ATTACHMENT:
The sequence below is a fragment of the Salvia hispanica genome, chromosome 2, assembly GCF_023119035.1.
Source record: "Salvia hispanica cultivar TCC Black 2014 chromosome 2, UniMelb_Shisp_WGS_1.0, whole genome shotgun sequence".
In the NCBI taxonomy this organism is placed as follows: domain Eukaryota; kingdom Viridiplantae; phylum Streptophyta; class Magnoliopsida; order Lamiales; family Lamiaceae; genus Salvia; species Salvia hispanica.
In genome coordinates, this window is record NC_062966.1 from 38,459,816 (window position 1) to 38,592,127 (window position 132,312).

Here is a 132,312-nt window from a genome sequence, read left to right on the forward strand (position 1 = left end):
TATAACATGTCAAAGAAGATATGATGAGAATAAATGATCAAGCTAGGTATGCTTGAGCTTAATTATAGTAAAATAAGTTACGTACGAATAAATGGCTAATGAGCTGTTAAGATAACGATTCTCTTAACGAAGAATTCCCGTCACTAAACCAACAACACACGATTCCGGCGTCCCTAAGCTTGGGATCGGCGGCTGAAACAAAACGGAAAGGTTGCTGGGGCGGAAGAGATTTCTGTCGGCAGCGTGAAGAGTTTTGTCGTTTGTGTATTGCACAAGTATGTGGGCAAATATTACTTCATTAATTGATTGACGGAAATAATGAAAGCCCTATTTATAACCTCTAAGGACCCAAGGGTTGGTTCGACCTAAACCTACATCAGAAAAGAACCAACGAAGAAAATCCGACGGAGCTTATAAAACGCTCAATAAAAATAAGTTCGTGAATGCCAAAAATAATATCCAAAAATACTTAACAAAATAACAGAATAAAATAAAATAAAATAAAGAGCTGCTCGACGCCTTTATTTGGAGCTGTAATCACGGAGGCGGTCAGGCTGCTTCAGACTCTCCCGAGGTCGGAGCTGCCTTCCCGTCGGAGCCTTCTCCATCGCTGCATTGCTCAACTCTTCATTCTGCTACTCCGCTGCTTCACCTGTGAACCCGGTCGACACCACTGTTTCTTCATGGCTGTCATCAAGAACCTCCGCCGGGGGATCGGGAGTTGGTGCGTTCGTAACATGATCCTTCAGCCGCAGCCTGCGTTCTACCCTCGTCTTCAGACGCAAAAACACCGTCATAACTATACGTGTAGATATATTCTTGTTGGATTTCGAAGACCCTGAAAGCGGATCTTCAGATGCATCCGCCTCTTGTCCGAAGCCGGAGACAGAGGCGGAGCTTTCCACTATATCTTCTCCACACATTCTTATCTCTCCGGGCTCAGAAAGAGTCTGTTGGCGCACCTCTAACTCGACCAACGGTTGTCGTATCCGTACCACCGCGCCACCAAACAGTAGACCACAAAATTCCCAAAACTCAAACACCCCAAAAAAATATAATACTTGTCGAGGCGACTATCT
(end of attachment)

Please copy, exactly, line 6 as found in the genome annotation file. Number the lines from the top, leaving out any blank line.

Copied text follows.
TATAACATGTCAAAGAAGATATGATGAGAATAAATGATCAAGCTAGGTATGCTTGAGCTTAATTATAGTAAAATAAGTTACGTACGAATAAATGGCTAATGAGCTGTTAAGATAACGATTCTCTTAACGAAGAATTCCCGTCACTAAACCAACAACACACGATTCCGGCGTCCCTAAGCTTGGGATCGGCGGCTGAAACAAAACGGAAAGGTTGCTGGGGCGGAAGAGATTTCTGTCGGCAGCGTGAAGAGTTTTGTCGTTTGTGTATTGCACAAGTATGTGGGCAAATATTACTTCATTAATTGATTGACGGAAATAATGAAAGCCCTATTTATAACCTCTAAGGACCCAAGGGTTGGTTCGACCTAAACCTACATCAGAAAAGAACCAACGAAGAAAATCCGACGGAGCTTATAAAACGCTCAATAAAAATAAGTTCGTGAATGCCAAAAATAATATCCAAAAATACTTAACAAAATAACAGAATAAAATAAAATAAAATAAAGAGCTGCTCGACGCCTTTATTTGGAGCTGTAATCACGGAGGCGGTCAGGCTGCTTCAGACTCTCCCGAGGTCGGAGCTGCCTTCCCGTCGGAGCCTTCTCCATCGCTGCATTGCTCAACTCTTCATTCTGCTACTCCGCTGCTTCACCTGTGAACCCGGTCGACACCACTGTTTCTTCATGGCTGTCATCAAGAACCTCCGCCGGGGGATCGGGAGTTGGTGCGTTCGTAACATGATCCTTCAGCCGCAGCCTGCGTTCTACCCTCGTCTTCAGACGCAAAAACACCGTCATAACTATACGTGTAGATATATTCTTGTTGGATTTCGAAGACCCTGAAAGCGGATCTTCAGATGCATCCGCCTCTTGTCCGAAGCCGGAGACAGAGGCGGAGCTTTCCACTATATCTTCTCCACACATTCTTATCTCTCCGGGCTCAGAAAGAGTCTGTTGGCGCACCTCTAACTCGACCAACGGTTGTCGTATCCGTACCACCGCGCCACCAAACAGTAGACCACAAAATTCCCAAAACTCAAACACCCCAAAAAAATATAATACTTGTCGAGGCGACTATCT